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Category: Jay Abolofia

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Should you buy a used car? If so, how old?

June 25th, 2019 by

How much you spend on vehicles over your lifetime can be significant. The more you spend, the fewer financial resources you’ll have in your lifetime budget to spend on other needs and wants. In my previous article, I looked at the financial impacts of buying new versus leasing. In summary, leasing and re-leasing a new […]

Should you buy or lease your car?

March 20th, 2019 by

Your car is one of the most expensive items you own. Costs include the purchase of the car itself, finance costs, fuel, insurance, state fees, maintenance and repairs. According to the Bureau of Labor Statistics, vehicle-related expenses were the second highest after-tax expenditure (15%) for the average US household in 2017, between housing (33%) and […]

What does it take to retire early?

December 14th, 2018 by

Early retirement and the concepts of high savings rates, deliberate frugality and reducing one’s working hours continue to seep into the mainstream. Blogs like Mr. Money Mustache, Early Retirement Extreme, and the FIRE (financial independence, retire early) movement have become a topic of frequent conversation in the media and among many in their 30s, 40s […]

Are You Saving Enough To Maintain Your Home?

June 15th, 2018 by
saving enough maintain home

If you own your home, you’re the de facto property manager. Your job is to maintain your property and replace its various components as they depreciate. As the property manager, you must both hire professionals to do the maintenance and pay them for their (hopefully) excellent work.[1] [2] Being a property manager can be a […]

Let’s Talk About Your Budget. Your Lifetime Budget.

February 14th, 2018 by

Budgeting is something that few people enjoy. Simply hearing the word may cause you to imagine clipping coupons or, worse, being out of a job. Many people believe that if you have enough resources, budgeting is a choice rather than a necessity. In what follows, I’ll explain why everyone already has a budget (whether they’ve […]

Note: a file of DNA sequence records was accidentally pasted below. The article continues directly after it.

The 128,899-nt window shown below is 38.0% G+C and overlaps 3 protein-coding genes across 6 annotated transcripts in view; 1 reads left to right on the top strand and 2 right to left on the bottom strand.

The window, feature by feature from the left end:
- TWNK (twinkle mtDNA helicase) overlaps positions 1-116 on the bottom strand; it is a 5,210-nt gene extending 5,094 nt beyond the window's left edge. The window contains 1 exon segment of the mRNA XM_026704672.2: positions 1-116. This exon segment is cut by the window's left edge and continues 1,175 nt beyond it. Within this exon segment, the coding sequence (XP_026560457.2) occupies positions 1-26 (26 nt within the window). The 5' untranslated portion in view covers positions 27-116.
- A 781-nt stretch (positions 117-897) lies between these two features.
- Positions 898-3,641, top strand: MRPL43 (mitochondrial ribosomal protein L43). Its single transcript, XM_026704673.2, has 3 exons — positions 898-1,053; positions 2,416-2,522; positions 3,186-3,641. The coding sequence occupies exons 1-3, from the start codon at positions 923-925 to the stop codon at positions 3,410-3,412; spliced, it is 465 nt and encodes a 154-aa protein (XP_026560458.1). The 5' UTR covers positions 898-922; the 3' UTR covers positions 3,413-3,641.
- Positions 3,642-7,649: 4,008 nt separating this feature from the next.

How Much Can I Plan on Social Security?

November 17th, 2017 by
can i plan on social security

In my first article on Social Security, I described how the program works and reviewed the program’s financial standing over the last thirty years. In my second article, I examined the financial future of Social Security and the policy changes necessary to shore up the program’s long-term finances. Here, I outline Sensible Financial’s new projections […]

What it Will Take to Fix Social Security’s $12.5 Trillion Shortfall

September 25th, 2017 by

In my previous article, I describe how the Social Security program works and examine the program’s financial standing over the last thirty years.  Currently, Social Security is running a small annual surplus, paying benefits as scheduled, and trust fund reserves are larger than they’ve been in decades.  At a glance, everything appears A-ok. However, the […]

How Social Security’s Coming Insolvency Will Affect You

August 24th, 2017 by
Social Security Trust fund receipts and expenditures vs year

It is no secret that the Social Security program is financially unsustainable.  Based on current projections, too little cash is coming in to cover future benefit payments.  The first page of your Social Security Statement (the document reporting your lifetime earnings history and estimating your future Social Security benefit) states that “by 2034, the payroll […]

When Does Prepaying Your Mortgage Make Good Financial Sense?

June 23rd, 2017 by
Author, Prepaying your Mortgage

Prepaying your mortgage can be a sensible thing to do, especially when you have idle savings (think cash or money market accounts not earmarked for specific financial goals or your emergency fund) earning less than the rate on your mortgage.  In my previous article, I analyzed the mechanics of prepaying your mortgage.  In effect, prepaying […]

How Does Prepaying your Mortgage Actually Work?

April 25th, 2017 by

When you make an extra payment on your mortgage, that money goes directly toward reducing the balance on your loan.  Because of how the loan is structured, the extra payment triggers a cascade effect that speeds up the repayment of the loan.  In what follows, I discuss the mechanics of your mortgage and illustrate exactly […]